ISLAMABAD: The Pakistan Airlines Pilots’ Association (PALPA) said Sunday a pilot who had captained a flight from Canada to the country was diagnosed with the novel coronavirus.
In its statement earlier today, the PALPA said the pilot had flown an airplane from Canada to Pakistan and had tested positive for COVID-19 after landing in the country.
The viral disease has so far infected over 5,100 people and killed nearly 90 in Pakistan.
The pilots’ body lamented how its advice for precautionary measures was ignored, saying its suggestions were made specifically to avoid such an event from taking place.
Police took away the pilot from the hotel in a manner as if he was arrested for some crime, the captains’ association said.
On April 7, the PIA had confirmed in a statement that six of its workers — including a pilot, two cabin crew members, and an aircraft technician — had contracted the virus but did not say how and when this occurred. A spokesperson had insisted that all pilots and crew members were performing duties while wearing personal protection equipment (PPE).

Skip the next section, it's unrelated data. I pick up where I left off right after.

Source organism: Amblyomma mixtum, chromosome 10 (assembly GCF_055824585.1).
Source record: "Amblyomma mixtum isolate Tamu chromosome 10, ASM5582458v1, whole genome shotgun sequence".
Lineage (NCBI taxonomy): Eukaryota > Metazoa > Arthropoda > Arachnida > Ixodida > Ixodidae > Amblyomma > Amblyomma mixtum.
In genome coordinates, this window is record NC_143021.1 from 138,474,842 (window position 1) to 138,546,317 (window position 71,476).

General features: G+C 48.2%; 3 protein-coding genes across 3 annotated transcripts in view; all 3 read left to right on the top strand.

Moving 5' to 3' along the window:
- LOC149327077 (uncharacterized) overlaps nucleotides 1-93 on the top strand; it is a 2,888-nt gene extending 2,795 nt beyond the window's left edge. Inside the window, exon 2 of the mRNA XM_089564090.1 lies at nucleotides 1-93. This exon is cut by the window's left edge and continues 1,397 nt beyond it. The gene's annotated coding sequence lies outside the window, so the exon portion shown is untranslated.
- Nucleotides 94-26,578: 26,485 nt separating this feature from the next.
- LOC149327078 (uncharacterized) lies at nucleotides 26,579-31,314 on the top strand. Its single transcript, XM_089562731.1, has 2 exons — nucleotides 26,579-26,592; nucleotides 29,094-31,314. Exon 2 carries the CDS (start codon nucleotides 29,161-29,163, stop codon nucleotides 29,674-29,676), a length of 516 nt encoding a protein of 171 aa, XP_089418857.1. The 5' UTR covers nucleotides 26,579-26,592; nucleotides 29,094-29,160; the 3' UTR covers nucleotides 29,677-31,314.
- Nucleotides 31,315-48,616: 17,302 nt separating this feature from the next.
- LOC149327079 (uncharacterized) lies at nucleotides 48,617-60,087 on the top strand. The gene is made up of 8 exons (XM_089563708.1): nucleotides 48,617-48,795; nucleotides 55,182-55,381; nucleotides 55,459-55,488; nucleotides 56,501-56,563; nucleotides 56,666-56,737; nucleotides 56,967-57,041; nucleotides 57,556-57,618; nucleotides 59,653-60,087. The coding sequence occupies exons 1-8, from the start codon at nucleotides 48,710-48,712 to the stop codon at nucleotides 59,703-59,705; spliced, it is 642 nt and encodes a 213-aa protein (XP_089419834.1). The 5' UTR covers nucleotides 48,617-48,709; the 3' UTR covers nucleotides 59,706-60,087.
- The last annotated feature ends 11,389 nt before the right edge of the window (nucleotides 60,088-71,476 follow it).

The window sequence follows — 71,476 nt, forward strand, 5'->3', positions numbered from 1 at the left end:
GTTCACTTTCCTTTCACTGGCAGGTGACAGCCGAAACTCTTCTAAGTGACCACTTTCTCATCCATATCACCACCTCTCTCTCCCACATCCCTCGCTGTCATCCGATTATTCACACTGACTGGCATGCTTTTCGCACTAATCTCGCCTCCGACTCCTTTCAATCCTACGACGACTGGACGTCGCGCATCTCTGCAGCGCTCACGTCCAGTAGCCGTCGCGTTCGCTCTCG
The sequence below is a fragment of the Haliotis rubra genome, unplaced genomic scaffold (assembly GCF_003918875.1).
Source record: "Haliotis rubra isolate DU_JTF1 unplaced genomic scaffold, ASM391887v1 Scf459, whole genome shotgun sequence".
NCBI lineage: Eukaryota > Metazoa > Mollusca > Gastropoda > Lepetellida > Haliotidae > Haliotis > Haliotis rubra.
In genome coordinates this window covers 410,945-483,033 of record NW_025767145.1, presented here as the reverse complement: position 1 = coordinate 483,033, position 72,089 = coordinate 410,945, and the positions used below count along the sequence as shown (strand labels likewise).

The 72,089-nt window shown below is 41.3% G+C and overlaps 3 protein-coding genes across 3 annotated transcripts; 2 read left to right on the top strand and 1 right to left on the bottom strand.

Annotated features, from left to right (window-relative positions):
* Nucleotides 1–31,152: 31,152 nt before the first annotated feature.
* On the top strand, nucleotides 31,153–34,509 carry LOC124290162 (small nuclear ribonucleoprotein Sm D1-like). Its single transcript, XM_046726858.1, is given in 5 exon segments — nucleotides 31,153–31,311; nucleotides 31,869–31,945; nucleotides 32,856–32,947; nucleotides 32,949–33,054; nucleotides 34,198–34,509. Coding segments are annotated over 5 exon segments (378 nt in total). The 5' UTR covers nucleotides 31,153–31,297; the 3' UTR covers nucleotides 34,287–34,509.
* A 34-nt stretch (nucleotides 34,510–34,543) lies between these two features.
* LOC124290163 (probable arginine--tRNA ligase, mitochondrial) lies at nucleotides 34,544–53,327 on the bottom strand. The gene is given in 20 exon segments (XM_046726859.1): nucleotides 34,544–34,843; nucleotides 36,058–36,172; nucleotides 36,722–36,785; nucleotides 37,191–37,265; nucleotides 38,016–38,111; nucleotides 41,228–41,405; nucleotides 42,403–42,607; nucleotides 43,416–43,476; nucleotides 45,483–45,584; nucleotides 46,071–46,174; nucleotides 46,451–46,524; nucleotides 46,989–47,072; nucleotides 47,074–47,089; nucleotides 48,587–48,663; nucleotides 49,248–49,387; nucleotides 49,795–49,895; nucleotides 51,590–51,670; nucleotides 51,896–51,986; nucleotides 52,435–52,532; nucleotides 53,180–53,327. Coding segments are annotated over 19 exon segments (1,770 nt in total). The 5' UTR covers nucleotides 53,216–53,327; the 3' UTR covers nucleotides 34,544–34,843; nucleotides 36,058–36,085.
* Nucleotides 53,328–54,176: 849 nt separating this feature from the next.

PIA, PALPA tussle
The PALPA and the Pakistan International Airlines (PIA) have been at loggerheads over pilots’ safety as well as failure to adhere to protocol. The national carrier had earlier alleged that the Sindh health department’s officials insisted on forcefully quarantining the pilots despite instructions.
A report in The News had stated that the dispute arose after the PIA flight crew was detained in Karachi, with the PALPA claiming that safety had been compromised and that the COVID-19-related SOPs were ignored during the recent “humanitarian flights”.
PALPA President Captain Chaudhry Salman had also claimed that the Pakistan Civil Aviation Authority (PCAA) failed to ensure preset rules and regulations and that the negligence was a disaster for the airline. He had further alleged that the PIA was also violating its own rules by compelling pilots to perform duties for over 24 hours.
Airlines to provide PPEs to pilots
Insiders had revealed earlier this week that the pilots’ association had approached the Prime Minister House — which reportedly told it to consult with the PIA chief operating officer — and Aviation Minister Ghulam Sarwar Khan, who advised the association to talk to the civil aviation secretary.